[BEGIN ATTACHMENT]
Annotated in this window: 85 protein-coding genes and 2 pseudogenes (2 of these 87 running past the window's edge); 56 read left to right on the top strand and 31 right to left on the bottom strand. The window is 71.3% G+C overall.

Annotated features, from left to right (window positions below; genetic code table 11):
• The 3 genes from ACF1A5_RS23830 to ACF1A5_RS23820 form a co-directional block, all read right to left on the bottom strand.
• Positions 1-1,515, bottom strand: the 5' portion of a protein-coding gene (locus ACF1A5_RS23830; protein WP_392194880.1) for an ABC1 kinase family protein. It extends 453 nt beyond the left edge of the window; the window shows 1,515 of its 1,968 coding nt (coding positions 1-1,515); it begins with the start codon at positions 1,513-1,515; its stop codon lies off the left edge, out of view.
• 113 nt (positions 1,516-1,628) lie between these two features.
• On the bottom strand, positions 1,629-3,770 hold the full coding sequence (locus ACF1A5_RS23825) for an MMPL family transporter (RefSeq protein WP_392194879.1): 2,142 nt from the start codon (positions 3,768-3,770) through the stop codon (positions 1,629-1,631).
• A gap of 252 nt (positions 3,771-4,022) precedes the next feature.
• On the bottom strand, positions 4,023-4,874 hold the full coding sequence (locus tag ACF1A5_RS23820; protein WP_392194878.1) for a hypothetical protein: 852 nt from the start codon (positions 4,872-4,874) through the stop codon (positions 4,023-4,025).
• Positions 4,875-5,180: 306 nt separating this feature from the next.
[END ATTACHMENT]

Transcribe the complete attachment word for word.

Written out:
Annotated in this window: 85 protein-coding genes and 2 pseudogenes (2 of these 87 running past the window's edge); 56 read left to right on the top strand and 31 right to left on the bottom strand. The window is 71.3% G+C overall.

Annotated features, from left to right (window positions below; genetic code table 11):
• The 3 genes from ACF1A5_RS23830 to ACF1A5_RS23820 form a co-directional block, all read right to left on the bottom strand.
• Positions 1-1,515, bottom strand: the 5' portion of a protein-coding gene (locus ACF1A5_RS23830; protein WP_392194880.1) for an ABC1 kinase family protein. It extends 453 nt beyond the left edge of the window; the window shows 1,515 of its 1,968 coding nt (coding positions 1-1,515); it begins with the start codon at positions 1,513-1,515; its stop codon lies off the left edge, out of view.
• 113 nt (positions 1,516-1,628) lie between these two features.
• On the bottom strand, positions 1,629-3,770 hold the full coding sequence (locus ACF1A5_RS23825) for an MMPL family transporter (RefSeq protein WP_392194879.1): 2,142 nt from the start codon (positions 3,768-3,770) through the stop codon (positions 1,629-1,631).
• A gap of 252 nt (positions 3,771-4,022) precedes the next feature.
• On the bottom strand, positions 4,023-4,874 hold the full coding sequence (locus tag ACF1A5_RS23820; protein WP_392194878.1) for a hypothetical protein: 852 nt from the start codon (positions 4,872-4,874) through the stop codon (positions 4,023-4,025).
• Positions 4,875-5,180: 306 nt separating this feature from the next.